For the love of cello

ABOVE, LAURA DEMING stands in front of the Thrasher Opera House doors, where she hosts some events as interim director of the Green Lake Festival of Music. Laura Lyke photo

Festival of Music’s interim director began playing as young child

by Laura Lyke
Green Lake Reporter

More than 50 years ago, the Oshkosh public school district gave all fourth graders an opportunity to learn how to play a string instrument.

One young girl, Laura Jean Deming, picked up a cello, instantly got hooked and has gone on to make an impressive career of it.

“My aunt played the cello, and early on I played her instrument, which I believe really made a difference to me,” Deming said. “Everyone in my family played a musical instrument. My parents and my grandparents encouraged it.”

Deming, interim director of the Green Lake Festival of Music, is a cellist in the Lyric Opera of Chicago. She joined the company in 1976 — the very same week she graduated from Northwestern University with a bachelor of music degree in applied cello performance.

“It was the job that made me fall in love with opera,” she said. “Right away, I got to play in operas with Luciano Pavarotti, Placido Domingo, Joan Sutherland and conductors like Zubin Mehta. I’ve had the wonderful opportunity to work with world-class voices and conductors. Opera music has everything: drama, gorgeous music, sets, and costumes. It’s real life and fantasy rolled into one.”

The Lyric Opera of Chicago employs Deming for six months of the year, leaving a window open for her and her colleagues to explore other musical pursuits.

Deming went on to found the Pine Mountain Music Festival in Hancock, Mich.

“I started the Pine Mountain Music Festival in 1991,” she said. “We lived in Iron Mountain Mich., where my husband was a minister, so I was able to combine my music world with the beauty of the Upper Peninsula.”

Deming expanded her music festival involvement last September when she became interim festival director of the Green Lake Festival of Music.

“What I like about a festival is that you get it all,” she said. “The people involved are usually passionate, dedicated and lead interesting lives. Those are the people who keep me excited and energized. And then the music itself is very moving and very inspiring.

“We get introduced to artists who devote their lives to what they do, and to help that happen is a real honor.”

The Green Lake Festival of Music’s chamber camp is featuring three world-class groups of artists this year: the Green Lake Chamber Players, the Jupiter Quartet and the Bergonzi String Quartet.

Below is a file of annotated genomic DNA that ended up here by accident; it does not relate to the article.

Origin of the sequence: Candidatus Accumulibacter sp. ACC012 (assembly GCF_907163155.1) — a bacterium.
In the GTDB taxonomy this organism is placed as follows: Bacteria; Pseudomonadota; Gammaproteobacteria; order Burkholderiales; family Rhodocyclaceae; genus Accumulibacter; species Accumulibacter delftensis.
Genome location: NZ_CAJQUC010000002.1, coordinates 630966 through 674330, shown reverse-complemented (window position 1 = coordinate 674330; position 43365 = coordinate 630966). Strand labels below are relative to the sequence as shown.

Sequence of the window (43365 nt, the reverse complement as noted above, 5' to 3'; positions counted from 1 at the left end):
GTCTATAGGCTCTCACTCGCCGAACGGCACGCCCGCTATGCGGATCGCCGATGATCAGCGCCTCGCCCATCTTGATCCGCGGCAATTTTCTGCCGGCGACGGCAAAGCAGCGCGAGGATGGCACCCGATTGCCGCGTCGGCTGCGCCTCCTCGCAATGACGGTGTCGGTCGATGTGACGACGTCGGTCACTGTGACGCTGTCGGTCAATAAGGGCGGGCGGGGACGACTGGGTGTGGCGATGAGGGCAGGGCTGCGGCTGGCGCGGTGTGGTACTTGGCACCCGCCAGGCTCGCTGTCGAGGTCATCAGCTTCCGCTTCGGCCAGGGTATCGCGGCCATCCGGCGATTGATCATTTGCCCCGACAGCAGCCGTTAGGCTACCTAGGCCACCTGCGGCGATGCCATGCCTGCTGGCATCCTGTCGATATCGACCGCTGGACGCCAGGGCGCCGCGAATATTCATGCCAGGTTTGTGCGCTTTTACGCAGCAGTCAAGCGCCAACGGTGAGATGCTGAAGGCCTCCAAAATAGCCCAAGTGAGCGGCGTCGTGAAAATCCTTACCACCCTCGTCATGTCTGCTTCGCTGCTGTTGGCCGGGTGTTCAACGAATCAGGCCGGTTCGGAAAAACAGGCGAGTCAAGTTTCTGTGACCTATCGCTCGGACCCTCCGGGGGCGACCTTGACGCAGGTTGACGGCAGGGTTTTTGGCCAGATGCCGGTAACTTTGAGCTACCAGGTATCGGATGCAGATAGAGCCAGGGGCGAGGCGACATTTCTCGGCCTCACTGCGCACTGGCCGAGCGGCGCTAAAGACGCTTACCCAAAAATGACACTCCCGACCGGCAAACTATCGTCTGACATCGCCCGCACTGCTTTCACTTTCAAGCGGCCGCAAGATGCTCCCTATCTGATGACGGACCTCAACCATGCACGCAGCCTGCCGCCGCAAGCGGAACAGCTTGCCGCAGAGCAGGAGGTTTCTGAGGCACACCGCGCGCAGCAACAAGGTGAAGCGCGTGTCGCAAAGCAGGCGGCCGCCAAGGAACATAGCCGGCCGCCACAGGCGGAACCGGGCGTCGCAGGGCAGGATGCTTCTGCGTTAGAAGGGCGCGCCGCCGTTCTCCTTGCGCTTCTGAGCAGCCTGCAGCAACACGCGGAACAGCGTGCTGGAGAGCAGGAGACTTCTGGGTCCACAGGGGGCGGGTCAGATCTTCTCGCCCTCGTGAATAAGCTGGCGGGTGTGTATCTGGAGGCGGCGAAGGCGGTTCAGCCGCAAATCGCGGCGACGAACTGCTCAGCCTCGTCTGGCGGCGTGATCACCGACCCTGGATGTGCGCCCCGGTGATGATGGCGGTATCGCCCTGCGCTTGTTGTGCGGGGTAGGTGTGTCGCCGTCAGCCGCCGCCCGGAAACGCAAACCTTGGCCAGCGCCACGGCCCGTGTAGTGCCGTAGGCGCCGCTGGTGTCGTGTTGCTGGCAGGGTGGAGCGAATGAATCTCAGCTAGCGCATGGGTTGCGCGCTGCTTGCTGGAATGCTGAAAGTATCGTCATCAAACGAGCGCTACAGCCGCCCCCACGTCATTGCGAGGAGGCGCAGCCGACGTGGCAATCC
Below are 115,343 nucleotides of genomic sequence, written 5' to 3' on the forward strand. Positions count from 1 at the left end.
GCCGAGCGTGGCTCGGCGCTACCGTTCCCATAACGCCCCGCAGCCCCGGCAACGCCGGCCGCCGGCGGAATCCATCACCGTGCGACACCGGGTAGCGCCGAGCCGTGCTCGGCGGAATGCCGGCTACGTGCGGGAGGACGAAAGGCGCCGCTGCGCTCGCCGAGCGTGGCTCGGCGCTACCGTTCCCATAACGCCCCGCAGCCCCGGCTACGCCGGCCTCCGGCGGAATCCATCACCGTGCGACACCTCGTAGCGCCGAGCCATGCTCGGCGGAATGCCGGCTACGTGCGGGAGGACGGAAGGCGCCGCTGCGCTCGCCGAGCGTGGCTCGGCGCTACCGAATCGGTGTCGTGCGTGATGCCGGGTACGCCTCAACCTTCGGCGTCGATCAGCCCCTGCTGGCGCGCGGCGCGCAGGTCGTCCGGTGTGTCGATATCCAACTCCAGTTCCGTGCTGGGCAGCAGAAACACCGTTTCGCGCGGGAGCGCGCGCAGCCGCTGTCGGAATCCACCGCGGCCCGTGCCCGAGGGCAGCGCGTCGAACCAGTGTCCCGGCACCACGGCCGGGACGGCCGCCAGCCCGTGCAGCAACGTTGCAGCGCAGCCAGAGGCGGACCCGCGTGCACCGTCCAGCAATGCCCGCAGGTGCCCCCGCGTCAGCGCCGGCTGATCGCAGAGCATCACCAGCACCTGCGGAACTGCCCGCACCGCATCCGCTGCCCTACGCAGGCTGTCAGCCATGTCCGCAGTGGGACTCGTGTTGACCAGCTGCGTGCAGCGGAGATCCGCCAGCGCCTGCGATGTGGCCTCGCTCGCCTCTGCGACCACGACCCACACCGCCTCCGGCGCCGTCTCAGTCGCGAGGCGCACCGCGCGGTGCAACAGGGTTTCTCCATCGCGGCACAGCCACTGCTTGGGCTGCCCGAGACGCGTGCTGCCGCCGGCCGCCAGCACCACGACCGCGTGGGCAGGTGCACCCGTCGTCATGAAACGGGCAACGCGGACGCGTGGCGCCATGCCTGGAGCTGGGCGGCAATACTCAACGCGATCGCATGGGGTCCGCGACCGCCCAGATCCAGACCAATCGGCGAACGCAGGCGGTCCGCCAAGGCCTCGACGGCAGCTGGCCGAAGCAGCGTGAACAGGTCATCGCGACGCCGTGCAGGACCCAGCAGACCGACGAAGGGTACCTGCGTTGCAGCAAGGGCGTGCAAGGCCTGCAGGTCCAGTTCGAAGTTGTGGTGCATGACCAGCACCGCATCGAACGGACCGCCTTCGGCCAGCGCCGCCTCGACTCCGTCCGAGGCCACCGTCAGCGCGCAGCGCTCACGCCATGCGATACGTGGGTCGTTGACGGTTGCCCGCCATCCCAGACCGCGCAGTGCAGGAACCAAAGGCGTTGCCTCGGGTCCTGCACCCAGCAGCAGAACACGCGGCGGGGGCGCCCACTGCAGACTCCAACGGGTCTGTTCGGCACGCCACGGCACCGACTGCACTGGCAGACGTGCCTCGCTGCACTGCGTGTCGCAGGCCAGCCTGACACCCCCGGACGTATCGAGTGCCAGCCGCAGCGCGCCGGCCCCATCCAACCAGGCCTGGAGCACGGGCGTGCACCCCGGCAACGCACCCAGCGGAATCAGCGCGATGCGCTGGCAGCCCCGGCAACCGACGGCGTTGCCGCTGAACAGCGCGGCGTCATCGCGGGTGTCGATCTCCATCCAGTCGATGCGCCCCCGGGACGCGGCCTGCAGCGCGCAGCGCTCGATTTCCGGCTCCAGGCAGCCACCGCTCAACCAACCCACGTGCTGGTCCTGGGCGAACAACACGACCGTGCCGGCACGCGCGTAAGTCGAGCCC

“Those groups make up the faculty of this excellent chamber camp that is available to international students from the graduate level all the way to 11 years old,” the cellist said. “The director of that program is Tom Rosenberg. He’s also the artistic director of the Fischoff Chamber Music Competition, so he brings a real wealth of experience from chamber music.”

This year at the Green Lake Festival of Music, Deming is excited to have an opportunity to dive into her opera world.

“We’re really excited because international opera singer Amanda Majeski and her husband Sam Handley are going to sing for us at our annual gala/benefit,” Deming said. “Amanda had her first paid gig at the Green Lake Festival when she was a senior at Northwestern University and it was clear right from the beginning that she was going to be a superstar.”

That was nine years ago.

A few other Green Lake Festival of Music events this year include a piano recital by the first-place winner at the Hilton Head International Piano Competition, master classes in Ripon College’s Rodman Center for the Arts, the Boston Barn Concert and the Choral Institute cabaret-style solo performances.

“Another new thing we’re doing this year is providing buses from three areas in the Fox Valley,” Deming said. “Buses are traveling from Fond du Lac to Beaver Dam and all points between, so we’re hoping that audience members will take advantage of coming as a group.”

She expresses that the Green Lake Festival of Music is a special opportunity to hear people at the beginning of their career who go on to successful, world-class careers in music.

Deming’s musical career has expended beyond the Lyric Opera of Chicago and Wisconsin music festivals.

She has also played principal cello with Michigan Opera Theatre in Detroit, conducted the Northern Michigan University Orchestra and Upper Peninsula Youth Orchestra and conducted the ensembles at Cardinal Stritch University.

At Cardinal Stritch, she was the founding cellist of the Clarus Piano Trio, along with pianist and music department chairman Eun-Joo Kwak and Milwaukee Symphony violinist Timothy Klabunde.

“I guess I would like to say how lucky I feel to have been able to make a living as a musician,” Deming said. “I work with such interesting, talented, wonderful people and I guess you couldn’t ask for more than that.”


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